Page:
That is not a definitive proof, but just one more of the many tell-tale signs of impact. Between the two competing explanations, the pure volcanic event case has often more difficulties in explaining the various markers, and in the case of the enrichment with RREs even entirely fails to do so.

  • Howdy CV –

    What I was thinking of was excavation of layered tephras (remember there were multiple blasts) rather closer in to the vent where they are thick and more importantly buried and protected from the elements by all later layers.

    If cometary (Centaur) in nature, you should see an increase in heavy water similar what was observed in Hale-Bopp or 67P or about 3x natural concentrations on earth. Difficult to do? Absolutely, especially given welded tuffs are soft and relatively porous.

    I think we are at an impasse. Wanted to thank you for forcefully arguing another possible event / mechanism – another tool for the kit. I’m not where you are yet, but look forward to additional info as it arises. I don’t think we are at the end of this particular journey. More like the beginning.

    No expertise on volcanism. Simply another hobbyist. Cheers –

  • Casual visitor

    One correction of myself: ‘RRE’ should be ‘REE’ – rare earth elements. They are present in the lower tephra layer, which means in the upper part of the lava chamber. Thus they did not came up from another impact site and their presence in detected extreme quantity is ‘unrealistic’. Thus, them alone are a strong signature of impact.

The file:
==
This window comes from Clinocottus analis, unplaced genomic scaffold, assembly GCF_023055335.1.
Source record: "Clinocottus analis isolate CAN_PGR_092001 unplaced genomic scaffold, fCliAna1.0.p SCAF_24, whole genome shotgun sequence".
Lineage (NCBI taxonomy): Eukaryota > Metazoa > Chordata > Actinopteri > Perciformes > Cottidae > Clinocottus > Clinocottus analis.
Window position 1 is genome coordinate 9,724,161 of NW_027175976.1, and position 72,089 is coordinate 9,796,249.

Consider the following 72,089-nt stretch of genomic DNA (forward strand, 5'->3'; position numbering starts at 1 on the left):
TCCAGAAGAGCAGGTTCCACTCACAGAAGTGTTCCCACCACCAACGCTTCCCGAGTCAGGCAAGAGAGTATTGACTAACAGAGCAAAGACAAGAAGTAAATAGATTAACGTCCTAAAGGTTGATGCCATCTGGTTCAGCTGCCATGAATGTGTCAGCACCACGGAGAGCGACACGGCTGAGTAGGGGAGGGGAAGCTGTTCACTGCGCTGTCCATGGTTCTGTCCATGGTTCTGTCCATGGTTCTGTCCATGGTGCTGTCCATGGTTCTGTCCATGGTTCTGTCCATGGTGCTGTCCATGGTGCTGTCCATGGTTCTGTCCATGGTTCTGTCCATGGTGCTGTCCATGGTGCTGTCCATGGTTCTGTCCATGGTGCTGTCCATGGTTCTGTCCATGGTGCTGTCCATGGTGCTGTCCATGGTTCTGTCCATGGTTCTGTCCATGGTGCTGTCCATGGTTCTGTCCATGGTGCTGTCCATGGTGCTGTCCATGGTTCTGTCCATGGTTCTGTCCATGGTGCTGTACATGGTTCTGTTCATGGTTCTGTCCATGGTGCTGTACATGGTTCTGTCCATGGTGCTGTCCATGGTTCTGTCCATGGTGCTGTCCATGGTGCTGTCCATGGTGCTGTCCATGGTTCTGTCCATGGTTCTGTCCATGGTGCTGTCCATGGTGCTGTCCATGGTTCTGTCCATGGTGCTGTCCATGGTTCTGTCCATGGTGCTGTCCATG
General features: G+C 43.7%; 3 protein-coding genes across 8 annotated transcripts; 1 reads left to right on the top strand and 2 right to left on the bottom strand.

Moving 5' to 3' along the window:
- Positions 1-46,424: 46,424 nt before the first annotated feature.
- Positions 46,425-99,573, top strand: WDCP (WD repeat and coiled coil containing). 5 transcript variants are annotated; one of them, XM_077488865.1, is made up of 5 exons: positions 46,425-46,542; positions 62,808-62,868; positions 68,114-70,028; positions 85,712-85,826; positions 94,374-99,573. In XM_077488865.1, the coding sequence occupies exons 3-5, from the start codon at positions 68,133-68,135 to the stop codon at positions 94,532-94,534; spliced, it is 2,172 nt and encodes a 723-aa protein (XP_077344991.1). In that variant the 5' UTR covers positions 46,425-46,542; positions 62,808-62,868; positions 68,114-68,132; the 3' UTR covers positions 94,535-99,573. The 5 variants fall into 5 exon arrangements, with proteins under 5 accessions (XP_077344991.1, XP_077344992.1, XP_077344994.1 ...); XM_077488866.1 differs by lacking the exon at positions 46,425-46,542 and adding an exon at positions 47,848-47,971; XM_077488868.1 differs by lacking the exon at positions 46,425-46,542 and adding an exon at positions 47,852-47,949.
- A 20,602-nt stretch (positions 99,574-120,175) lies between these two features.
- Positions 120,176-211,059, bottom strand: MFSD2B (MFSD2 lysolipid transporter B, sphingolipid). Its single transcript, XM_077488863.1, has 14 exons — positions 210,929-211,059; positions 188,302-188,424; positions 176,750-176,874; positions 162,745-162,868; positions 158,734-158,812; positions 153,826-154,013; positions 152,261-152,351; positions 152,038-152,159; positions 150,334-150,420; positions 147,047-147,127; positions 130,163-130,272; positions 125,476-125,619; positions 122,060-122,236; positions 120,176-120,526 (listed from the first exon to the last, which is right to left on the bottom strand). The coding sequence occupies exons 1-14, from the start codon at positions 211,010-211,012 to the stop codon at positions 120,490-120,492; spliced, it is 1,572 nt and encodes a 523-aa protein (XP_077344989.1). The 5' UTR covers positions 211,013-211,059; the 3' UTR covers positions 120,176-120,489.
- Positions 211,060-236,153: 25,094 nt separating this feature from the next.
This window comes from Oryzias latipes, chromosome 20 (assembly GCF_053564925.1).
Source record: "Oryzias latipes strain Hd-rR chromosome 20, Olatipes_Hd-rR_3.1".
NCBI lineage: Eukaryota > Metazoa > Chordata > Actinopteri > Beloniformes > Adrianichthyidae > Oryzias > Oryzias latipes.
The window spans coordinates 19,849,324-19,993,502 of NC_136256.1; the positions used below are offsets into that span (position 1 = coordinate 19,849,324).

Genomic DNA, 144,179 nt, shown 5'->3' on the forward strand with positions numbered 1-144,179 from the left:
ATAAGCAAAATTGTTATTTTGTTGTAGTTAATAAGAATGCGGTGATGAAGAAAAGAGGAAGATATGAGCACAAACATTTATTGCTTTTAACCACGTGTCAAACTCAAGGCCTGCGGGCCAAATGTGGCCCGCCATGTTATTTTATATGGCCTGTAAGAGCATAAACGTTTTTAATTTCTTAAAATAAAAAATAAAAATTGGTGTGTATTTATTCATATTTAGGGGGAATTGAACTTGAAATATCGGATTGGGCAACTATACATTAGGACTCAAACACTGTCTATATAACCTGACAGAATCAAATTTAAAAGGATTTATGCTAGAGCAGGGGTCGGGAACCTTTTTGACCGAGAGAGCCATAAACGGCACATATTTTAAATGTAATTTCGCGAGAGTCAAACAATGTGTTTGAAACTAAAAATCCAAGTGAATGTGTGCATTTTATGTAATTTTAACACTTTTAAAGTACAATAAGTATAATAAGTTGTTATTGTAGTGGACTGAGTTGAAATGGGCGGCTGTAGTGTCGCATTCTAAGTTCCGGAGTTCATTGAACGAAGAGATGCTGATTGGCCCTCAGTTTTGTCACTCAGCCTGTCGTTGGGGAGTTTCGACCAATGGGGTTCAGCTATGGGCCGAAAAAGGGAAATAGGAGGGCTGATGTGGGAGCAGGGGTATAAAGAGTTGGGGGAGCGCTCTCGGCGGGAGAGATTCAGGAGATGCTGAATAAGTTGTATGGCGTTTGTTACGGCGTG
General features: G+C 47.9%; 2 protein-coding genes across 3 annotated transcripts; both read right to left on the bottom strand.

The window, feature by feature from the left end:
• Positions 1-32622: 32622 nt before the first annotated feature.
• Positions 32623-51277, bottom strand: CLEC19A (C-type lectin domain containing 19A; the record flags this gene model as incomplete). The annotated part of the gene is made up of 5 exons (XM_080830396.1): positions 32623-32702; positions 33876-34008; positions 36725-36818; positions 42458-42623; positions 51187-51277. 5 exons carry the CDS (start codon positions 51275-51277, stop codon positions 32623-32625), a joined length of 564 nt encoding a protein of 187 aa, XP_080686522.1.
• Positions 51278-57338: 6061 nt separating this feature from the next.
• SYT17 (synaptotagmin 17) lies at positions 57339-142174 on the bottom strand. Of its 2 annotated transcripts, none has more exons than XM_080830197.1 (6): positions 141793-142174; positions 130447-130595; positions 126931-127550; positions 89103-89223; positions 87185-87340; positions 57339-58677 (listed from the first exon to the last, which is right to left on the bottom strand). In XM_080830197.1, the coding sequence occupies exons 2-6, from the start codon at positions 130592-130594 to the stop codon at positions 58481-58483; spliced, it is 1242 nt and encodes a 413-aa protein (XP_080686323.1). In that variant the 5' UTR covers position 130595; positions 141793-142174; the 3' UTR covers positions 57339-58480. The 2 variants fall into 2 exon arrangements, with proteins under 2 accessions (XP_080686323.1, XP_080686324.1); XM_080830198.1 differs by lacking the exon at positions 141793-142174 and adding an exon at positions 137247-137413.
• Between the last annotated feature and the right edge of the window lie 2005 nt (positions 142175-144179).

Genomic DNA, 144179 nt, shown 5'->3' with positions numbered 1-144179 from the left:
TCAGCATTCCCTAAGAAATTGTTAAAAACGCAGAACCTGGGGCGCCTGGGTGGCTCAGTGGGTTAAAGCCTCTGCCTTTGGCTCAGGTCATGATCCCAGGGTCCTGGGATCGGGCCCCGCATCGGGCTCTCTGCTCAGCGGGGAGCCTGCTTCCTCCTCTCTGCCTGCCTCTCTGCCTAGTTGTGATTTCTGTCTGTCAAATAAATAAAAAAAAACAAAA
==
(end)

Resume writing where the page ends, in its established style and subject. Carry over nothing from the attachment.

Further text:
Chemically, there are also PGEs (Pt group elements).

    Physically, there is a large excess of energy, showing as the force of explosion. This is also a very strong proof, with multiple markers.

    On macro scale, the pattern of tephra distribution is an additional proof, especially in the plume direction (NE).

    One more proof, not yet mentioned, is the striking symmetry of the crater and a somewhat elliptical shape.

    As far as I know nobody ever tried to use heavy water as an impact marker. However, He3 has been used for that purpose successfully on the Tunguska site, but that was a recent event. I think that if one wants solid proof, the solids are sturdier.

  • Paul_Repstock

    Just so that readers do not misunderstand; I never suggested that the impact crater penetrated to the molten outer core or even deep into the mantle. What I referred to was the Impact Energy or shock-wave. Given Chixulub’s estimated potential energy of approximatly 1.30 x 10 (8th) Megatons of TNT or 10 Billion tons, the earth absorbed this huge amount of energy. My theory was that the energy was released on the other side of the globe.